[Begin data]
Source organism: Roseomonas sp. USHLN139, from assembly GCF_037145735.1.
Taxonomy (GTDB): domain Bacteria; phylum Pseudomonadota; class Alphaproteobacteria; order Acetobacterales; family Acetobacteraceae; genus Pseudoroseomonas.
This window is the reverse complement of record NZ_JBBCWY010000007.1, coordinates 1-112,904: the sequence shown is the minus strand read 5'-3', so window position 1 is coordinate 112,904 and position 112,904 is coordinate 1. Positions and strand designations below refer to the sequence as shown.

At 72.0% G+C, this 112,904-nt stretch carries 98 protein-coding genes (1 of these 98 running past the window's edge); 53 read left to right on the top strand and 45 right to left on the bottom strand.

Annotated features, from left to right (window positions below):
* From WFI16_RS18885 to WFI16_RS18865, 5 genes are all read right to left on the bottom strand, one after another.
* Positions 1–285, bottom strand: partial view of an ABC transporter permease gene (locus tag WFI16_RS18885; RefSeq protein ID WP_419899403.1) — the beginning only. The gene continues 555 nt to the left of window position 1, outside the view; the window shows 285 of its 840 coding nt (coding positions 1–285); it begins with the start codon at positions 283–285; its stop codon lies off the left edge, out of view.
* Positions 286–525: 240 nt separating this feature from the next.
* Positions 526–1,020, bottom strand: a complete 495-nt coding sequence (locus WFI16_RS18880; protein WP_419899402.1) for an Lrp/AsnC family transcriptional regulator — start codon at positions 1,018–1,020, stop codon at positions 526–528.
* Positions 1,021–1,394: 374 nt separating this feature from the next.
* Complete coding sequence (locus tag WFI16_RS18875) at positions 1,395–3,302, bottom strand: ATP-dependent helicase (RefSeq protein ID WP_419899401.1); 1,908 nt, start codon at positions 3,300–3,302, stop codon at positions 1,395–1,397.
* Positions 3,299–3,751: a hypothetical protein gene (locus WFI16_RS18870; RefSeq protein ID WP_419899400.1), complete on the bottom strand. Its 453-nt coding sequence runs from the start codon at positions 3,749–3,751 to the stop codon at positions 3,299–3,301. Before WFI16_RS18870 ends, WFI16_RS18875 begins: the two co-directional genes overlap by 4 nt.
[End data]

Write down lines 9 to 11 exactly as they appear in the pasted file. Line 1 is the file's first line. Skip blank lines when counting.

* Positions 526–1,020, bottom strand: a complete 495-nt coding sequence (locus WFI16_RS18880; protein WP_419899402.1) for an Lrp/AsnC family transcriptional regulator — start codon at positions 1,018–1,020, stop codon at positions 526–528.
* Positions 1,021–1,394: 374 nt separating this feature from the next.
* Complete coding sequence (locus tag WFI16_RS18875) at positions 1,395–3,302, bottom strand: ATP-dependent helicase (RefSeq protein ID WP_419899401.1); 1,908 nt, start codon at positions 3,300–3,302, stop codon at positions 1,395–1,397.